Breweries, Wine, and Cheese Lifestyle

The Grapevine: Wine to Take Us from Winter to Spring

By Gina Trippi

I know what you’re thinking. Even though spring is on the way, it’s still cold. You’ve got a fire going. All you need is a glass of bold, comforting red wine. You might also be thinking that only red wines pair with heavier dishes and fires. But, think again. Heavier white wines—some are almost creamy—can also tame the cold, partnering with a fire and speaking to the coming spring at the same time.

March presents an interesting challenge for seasonal drinkers. A little tweak here and there can bridge the gap. For example, most summer wines are served at 45 degrees, but chardonnay is best at about 55 degrees, the warmer temperature allowing aromas to open in the glass.

Winter whites provide an adventurous break from the usual winter wines. Serving white in winter gives your guests a new experience. No doubt they will be impressed with the way heavier white wines pair with winter dishes. Think macaroni and cheese, white pizza and buttered root vegetables and potato soup.

Selected by our wine buyer, Brett Watson, our 2021 winter whites are Virgilio Vignato Garganega 2016 and Do Ferreiro Albariño. “Both are perfect and textural winter whites,” says Brett, “but the floral aromas also forecast spring.”

Virgilio Vignato Garganega is 100 percent garganega from Vincenza, Italy. Fifty-year-old vines are grown in volcanic soil. This wine is straw yellow color with golden reflections. With aromas of apple, cedar, white melon and white acacia flowers on the nose, the palate is rich and intense with minerality and characteristic notes of flints.

“Mountainside vineyard sites farmed organically showcase the textural floral notes of the region,” Brett says, “and the 2016 bottle age adds a touch of roundness to the wine while also highlighting the cold climate aromatics.”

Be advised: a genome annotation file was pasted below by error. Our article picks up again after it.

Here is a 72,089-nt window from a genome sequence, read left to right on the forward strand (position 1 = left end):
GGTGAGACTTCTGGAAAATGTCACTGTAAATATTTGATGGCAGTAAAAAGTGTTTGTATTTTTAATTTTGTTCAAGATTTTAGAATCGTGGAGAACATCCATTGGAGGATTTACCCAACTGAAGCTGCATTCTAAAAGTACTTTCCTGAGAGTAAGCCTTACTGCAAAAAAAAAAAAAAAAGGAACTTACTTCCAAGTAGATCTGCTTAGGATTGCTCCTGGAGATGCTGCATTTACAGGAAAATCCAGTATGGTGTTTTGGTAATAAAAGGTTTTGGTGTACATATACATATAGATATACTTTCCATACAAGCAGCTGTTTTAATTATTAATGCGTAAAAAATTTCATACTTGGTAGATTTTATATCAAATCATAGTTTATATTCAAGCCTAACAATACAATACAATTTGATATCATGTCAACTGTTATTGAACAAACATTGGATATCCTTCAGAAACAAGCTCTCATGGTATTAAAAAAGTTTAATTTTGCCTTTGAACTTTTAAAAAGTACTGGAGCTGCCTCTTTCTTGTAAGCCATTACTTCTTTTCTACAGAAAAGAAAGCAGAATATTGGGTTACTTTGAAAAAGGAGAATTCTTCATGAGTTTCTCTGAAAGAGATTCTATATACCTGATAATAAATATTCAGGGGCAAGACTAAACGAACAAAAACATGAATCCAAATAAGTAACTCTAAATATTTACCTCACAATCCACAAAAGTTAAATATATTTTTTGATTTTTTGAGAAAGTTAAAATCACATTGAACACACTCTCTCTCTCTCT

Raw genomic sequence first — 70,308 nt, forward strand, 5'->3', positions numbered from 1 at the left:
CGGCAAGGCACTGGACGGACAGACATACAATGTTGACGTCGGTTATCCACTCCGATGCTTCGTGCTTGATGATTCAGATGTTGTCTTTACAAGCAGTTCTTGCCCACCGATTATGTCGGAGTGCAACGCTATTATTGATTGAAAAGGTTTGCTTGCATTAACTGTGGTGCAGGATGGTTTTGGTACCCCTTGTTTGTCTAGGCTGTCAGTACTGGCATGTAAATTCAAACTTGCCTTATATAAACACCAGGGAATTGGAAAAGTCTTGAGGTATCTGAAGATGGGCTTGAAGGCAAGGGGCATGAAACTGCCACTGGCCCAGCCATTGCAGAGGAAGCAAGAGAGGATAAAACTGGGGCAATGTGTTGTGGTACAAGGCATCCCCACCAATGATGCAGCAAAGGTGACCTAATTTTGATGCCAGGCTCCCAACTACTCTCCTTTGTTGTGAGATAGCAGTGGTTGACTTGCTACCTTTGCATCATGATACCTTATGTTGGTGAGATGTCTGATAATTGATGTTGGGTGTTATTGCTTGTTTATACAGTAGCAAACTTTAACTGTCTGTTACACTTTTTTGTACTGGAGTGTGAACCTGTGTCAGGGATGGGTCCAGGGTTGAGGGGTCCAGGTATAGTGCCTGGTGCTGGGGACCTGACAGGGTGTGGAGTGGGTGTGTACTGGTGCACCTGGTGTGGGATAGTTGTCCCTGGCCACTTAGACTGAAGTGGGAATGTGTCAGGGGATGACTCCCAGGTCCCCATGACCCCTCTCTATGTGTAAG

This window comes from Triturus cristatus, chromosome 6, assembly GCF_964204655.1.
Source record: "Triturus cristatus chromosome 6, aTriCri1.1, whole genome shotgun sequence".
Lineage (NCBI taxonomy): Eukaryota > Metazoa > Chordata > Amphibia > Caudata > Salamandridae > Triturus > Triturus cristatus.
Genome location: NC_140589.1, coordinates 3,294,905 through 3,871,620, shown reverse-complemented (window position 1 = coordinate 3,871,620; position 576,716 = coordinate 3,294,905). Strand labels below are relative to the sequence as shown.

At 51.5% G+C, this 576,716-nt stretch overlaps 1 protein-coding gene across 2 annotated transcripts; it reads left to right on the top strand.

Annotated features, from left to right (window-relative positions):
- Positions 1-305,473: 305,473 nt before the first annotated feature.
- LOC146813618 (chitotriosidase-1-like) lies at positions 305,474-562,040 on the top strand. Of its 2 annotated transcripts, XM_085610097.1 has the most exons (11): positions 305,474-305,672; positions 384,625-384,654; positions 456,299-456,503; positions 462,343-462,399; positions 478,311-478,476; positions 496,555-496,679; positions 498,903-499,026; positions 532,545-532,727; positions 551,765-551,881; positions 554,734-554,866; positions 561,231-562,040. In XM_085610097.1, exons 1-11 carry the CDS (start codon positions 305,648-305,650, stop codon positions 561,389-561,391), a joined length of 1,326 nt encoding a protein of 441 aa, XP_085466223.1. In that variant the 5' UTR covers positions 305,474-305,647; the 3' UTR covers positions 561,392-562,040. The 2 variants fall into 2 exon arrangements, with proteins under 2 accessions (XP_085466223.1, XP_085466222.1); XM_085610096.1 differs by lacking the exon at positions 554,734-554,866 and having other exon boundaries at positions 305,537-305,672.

But it is the volcanic soils that define the wine, providing a depth and fullness. “With a century-long history, the family passion is the desire to enclose the truest soul of the volcanic territory of Gambellara in the bottle,” the winemaker says.

With citrus peach, almond and honey to almond honeysuckle flavors and a texture approaching creamy, Albariño presents a unique palate profile. Do Ferreiro is the standard bearer for Albariño. “No better bottle,” says Brett.

Located in Rías Baixas, Do Ferreiro farms Albariño by hand. The proximity of land to the ocean and the ideal climate provided by the protection of mountain ranges makes it literally perfect for Albariño. Do Ferreiro is one of the original group of 14 growers who made the region and the grape the star that it is today.

“Classical, nutty and Old World grip all balanced by the freshness coming from the proximity to the ocean in the seaside Salnés Valley of northern Spain in Rías Baixas,” Brett says.

Other winter-to-spring white varietals to consider are an oaked chardonnay, viognier, chenin blanc and riesling. Let us help you pick a winter-waiting-spring white. Light the fire!

Gina Trippi is the co-owner of Metro Wines, 169 Charlotte Street in Asheville. Committed to the community, Metro Wines offers big shop selection with small shop service. Gina can be reached at gina@metrowinesasheville.com or 828.575.9525.

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